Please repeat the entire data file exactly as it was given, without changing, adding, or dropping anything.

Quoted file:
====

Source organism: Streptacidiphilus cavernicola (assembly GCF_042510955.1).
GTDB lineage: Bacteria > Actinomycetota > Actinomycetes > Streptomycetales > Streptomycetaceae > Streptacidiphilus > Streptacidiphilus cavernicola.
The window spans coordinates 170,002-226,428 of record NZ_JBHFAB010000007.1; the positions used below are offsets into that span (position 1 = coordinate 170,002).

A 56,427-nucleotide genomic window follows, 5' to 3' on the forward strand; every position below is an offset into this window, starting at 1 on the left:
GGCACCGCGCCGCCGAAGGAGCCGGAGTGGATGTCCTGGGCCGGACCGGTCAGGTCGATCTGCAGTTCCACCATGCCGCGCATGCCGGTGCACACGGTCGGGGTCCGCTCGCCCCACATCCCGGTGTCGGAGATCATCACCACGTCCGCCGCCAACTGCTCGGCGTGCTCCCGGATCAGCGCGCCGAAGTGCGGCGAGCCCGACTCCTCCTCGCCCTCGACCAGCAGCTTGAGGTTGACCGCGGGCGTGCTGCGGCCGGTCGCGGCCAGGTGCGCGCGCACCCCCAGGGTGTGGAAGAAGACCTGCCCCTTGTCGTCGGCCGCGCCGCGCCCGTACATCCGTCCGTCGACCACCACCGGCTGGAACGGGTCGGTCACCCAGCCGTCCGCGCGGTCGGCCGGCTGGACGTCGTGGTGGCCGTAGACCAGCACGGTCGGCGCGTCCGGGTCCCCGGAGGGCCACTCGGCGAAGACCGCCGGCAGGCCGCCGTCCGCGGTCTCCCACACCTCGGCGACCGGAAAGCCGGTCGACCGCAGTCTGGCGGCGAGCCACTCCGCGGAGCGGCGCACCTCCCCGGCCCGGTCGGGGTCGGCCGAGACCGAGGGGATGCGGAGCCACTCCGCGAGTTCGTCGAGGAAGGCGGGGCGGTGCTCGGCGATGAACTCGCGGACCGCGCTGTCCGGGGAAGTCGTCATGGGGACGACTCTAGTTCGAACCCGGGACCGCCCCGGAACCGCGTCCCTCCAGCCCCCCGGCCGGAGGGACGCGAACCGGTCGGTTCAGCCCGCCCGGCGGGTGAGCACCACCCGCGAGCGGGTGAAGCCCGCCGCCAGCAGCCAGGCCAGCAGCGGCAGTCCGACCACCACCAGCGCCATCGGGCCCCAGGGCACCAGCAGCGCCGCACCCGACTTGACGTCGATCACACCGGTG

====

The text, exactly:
Source organism: Streptacidiphilus cavernicola (assembly GCF_042510955.1).
GTDB lineage: Bacteria > Actinomycetota > Actinomycetes > Streptomycetales > Streptomycetaceae > Streptacidiphilus > Streptacidiphilus cavernicola.
The window spans coordinates 170,002-226,428 of record NZ_JBHFAB010000007.1; the positions used below are offsets into that span (position 1 = coordinate 170,002).

A 56,427-nucleotide genomic window follows, 5' to 3' on the forward strand; every position below is an offset into this window, starting at 1 on the left:
GGCACCGCGCCGCCGAAGGAGCCGGAGTGGATGTCCTGGGCCGGACCGGTCAGGTCGATCTGCAGTTCCACCATGCCGCGCATGCCGGTGCACACGGTCGGGGTCCGCTCGCCCCACATCCCGGTGTCGGAGATCATCACCACGTCCGCCGCCAACTGCTCGGCGTGCTCCCGGATCAGCGCGCCGAAGTGCGGCGAGCCCGACTCCTCCTCGCCCTCGACCAGCAGCTTGAGGTTGACCGCGGGCGTGCTGCGGCCGGTCGCGGCCAGGTGCGCGCGCACCCCCAGGGTGTGGAAGAAGACCTGCCCCTTGTCGTCGGCCGCGCCGCGCCCGTACATCCGTCCGTCGACCACCACCGGCTGGAACGGGTCGGTCACCCAGCCGTCCGCGCGGTCGGCCGGCTGGACGTCGTGGTGGCCGTAGACCAGCACGGTCGGCGCGTCCGGGTCCCCGGAGGGCCACTCGGCGAAGACCGCCGGCAGGCCGCCGTCCGCGGTCTCCCACACCTCGGCGACCGGAAAGCCGGTCGACCGCAGTCTGGCGGCGAGCCACTCCGCGGAGCGGCGCACCTCCCCGGCCCGGTCGGGGTCGGCCGAGACCGAGGGGATGCGGAGCCACTCCGCGAGTTCGTCGAGGAAGGCGGGGCGGTGCTCGGCGATGAACTCGCGGACCGCGCTGTCCGGGGAAGTCGTCATGGGGACGACTCTAGTTCGAACCCGGGACCGCCCCGGAACCGCGTCCCTCCAGCCCCCCGGCCGGAGGGACGCGAACCGGTCGGTTCAGCCCGCCCGGCGGGTGAGCACCACCCGCGAGCGGGTGAAGCCCGCCGCCAGCAGCCAGGCCAGCAGCGGCAGTCCGACCACCACCAGCGCCATCGGGCCCCAGGGCACCAGCAGCGCCGCACCCGACTTGACGTCGATCACACCGGTG